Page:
Students in years 3 and 4 are already immensely familiar with algebra and variables – but the jump from arithmetic to algebra often leaves people wondering about the connection back to reality. Mental math lets me do that in a very “practical” way.

One example is with squaring numbers, and the difference of squares. Students have had this factoring ingrained into them: x^2 - y^2 =(x-y)(x+y).

Calculating 65\cdot65 in your head seems like a daunting task, until cleverly seeing is as part of a difference of squares.

65^2 - 5^2 = (65-5)(65+5)=60\cdot70=4200

Adding 25 to both sides, we can then find that 65^2 is simply 4200+25=4225!

The trick works any square ending in 5 – for 2 digit numbers, it’s as simple as taking the tens digit, multiplying it by one more than itself, and then sticking “25” at the end of that number. With some more explaining on the board and a few extra examples, I can get students to do 95^2 in their heads without me saying anything!

Throughout GTL, I did a few examples of mental math during my introductions to showcase things I do for fun. (Wow, what a nerd, Paolo.) My main goal in demonstrating mental math to them was so I could promise them to teach the tricks to them later in the week, I think I also earned a little respect by doing math faster than they could type it into their calculators 😛

Exercise Pairing

One of my classes this week!

This isn’t so much an “activity” that I did, but instead a small technique I used in lessons to make it less boring. I get tired of lecturing, and students get tired of listening. Oftentimes, when I had an example that I wanted to work through, I used a technique that I love telling people about during ESP Teacher Orientations – Think-Pair-Share (#100 on the link above!).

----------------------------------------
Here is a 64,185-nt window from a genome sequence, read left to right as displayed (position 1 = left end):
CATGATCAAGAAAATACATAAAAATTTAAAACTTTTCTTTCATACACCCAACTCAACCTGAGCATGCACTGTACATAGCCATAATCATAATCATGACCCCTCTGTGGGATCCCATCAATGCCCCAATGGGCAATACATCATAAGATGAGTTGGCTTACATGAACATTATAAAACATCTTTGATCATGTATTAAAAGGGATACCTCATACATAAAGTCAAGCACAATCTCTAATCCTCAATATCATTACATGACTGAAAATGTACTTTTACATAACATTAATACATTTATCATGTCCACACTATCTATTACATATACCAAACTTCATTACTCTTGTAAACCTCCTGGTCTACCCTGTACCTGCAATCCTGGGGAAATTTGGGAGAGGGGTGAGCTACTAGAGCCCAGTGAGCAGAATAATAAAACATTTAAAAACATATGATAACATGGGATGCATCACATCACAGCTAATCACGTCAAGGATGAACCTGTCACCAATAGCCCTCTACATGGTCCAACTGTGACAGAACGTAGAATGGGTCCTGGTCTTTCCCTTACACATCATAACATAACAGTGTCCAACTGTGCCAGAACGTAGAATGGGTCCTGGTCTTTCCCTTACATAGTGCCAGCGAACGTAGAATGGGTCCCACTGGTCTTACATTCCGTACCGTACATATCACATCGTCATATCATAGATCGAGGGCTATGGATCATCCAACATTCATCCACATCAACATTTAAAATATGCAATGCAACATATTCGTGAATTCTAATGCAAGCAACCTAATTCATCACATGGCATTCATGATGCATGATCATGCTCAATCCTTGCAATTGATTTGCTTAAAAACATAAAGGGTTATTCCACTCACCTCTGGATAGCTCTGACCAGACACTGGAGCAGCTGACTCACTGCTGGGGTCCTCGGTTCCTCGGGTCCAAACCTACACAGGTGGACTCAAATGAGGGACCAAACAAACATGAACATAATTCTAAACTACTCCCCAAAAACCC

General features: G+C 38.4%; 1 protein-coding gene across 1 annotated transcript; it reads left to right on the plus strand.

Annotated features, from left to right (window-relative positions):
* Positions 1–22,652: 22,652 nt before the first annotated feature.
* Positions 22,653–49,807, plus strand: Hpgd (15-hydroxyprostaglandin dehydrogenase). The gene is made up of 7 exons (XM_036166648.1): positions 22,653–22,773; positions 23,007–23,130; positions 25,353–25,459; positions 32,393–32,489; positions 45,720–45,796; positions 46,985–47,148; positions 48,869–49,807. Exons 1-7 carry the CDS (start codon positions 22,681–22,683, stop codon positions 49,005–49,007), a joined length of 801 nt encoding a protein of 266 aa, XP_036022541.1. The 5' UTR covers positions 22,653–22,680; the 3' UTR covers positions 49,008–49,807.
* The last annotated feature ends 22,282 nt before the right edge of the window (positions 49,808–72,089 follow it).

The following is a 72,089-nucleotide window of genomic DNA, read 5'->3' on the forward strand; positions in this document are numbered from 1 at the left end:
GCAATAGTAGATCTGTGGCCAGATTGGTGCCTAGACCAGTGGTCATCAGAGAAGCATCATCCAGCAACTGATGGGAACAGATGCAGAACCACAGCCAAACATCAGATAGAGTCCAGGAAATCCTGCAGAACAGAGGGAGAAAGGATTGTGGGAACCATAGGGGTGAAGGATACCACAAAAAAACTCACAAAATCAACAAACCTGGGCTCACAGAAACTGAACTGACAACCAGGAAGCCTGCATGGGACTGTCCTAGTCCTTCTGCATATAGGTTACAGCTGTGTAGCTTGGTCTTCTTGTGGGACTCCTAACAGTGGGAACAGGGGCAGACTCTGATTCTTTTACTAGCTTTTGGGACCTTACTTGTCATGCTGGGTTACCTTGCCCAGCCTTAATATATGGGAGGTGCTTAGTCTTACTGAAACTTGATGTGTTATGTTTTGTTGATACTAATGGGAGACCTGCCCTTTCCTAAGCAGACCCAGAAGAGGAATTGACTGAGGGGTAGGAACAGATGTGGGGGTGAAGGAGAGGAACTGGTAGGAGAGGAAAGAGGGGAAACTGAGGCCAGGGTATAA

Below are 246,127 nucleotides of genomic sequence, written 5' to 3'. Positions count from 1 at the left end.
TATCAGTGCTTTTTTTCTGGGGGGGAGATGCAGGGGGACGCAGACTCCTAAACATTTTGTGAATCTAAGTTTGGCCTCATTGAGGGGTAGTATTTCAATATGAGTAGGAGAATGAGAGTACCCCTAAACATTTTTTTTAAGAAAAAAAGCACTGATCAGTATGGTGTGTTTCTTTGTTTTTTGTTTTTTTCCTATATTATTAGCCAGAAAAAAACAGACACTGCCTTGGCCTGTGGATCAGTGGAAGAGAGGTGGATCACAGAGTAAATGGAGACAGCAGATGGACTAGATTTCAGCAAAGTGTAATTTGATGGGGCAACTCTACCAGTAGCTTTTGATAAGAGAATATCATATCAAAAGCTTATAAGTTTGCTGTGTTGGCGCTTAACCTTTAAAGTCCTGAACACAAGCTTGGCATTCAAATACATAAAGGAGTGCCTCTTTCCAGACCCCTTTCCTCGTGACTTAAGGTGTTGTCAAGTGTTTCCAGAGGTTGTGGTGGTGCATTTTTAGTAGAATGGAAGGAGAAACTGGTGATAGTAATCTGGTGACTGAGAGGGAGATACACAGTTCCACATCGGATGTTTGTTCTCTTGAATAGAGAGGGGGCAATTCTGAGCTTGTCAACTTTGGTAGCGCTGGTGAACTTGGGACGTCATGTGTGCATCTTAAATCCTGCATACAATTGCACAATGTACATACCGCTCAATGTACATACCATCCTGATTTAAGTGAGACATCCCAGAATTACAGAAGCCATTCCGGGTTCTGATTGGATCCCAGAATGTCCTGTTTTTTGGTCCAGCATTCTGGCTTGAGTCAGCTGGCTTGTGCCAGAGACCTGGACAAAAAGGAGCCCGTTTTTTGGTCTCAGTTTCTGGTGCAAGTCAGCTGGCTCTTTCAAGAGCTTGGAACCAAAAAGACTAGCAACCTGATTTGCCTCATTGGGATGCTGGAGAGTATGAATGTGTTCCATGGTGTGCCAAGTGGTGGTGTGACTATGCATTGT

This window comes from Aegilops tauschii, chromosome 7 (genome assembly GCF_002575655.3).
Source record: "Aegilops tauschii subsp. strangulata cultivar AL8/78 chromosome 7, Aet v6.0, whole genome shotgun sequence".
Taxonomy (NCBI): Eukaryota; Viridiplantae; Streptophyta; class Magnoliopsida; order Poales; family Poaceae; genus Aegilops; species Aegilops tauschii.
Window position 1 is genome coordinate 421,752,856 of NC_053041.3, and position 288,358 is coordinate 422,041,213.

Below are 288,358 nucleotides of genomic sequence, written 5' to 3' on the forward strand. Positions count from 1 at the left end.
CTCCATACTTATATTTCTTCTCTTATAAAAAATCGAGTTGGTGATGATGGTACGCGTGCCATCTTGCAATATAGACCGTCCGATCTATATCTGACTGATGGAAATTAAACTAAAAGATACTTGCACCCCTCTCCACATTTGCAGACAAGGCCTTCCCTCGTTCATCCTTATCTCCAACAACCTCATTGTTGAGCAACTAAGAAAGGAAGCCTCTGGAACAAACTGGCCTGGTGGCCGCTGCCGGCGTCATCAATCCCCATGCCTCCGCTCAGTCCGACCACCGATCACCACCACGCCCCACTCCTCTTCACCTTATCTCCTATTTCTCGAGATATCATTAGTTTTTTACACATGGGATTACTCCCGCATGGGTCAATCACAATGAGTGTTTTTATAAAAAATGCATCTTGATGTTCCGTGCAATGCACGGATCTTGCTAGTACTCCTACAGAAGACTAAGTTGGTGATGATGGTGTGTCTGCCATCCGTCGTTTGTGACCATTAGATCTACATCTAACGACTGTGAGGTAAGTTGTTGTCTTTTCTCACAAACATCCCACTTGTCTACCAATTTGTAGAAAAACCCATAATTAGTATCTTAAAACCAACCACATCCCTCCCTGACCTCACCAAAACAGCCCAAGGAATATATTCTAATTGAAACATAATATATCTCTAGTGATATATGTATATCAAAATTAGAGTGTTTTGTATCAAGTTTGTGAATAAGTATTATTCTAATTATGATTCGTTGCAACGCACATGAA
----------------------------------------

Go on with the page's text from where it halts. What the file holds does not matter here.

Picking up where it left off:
I’d write the problem on the board, then let students copy it down, try to understand it, and think about how they’d solve it by themselves for a little bit. After a minute or so, I’d have them talk to their neighbors about their different approaches, then work together to find a solution. When it seemed that most people had worked through it, I brought everyone back together to talk about the different ways that they got to the answer.

Think-Pair-Share is fantastic for breaking up the monotony of lectures without having to plan out an entire activity. I just need to prepare different exercises, and students get the chance to work through problems individually and collaborating.

I know for a fact that I’m still not a perfect teacher. I made mistakes in explaining content, bored students occasionally, and used inefficient or ineffective ways of explaining material. There are always things to improve, and so here’s to improving during future ESP programs and maybe future GTLs 🙂

Much like Sarah, this post was truly a “Splash on Planes” for me – sitting in JFK waiting for my flight to BOS. I’ve got a few final thoughts on everything that I learned during GTL, teaching and otherwise (mostly the latter), that I’m very excited to share in my last Splash on Planes blog post.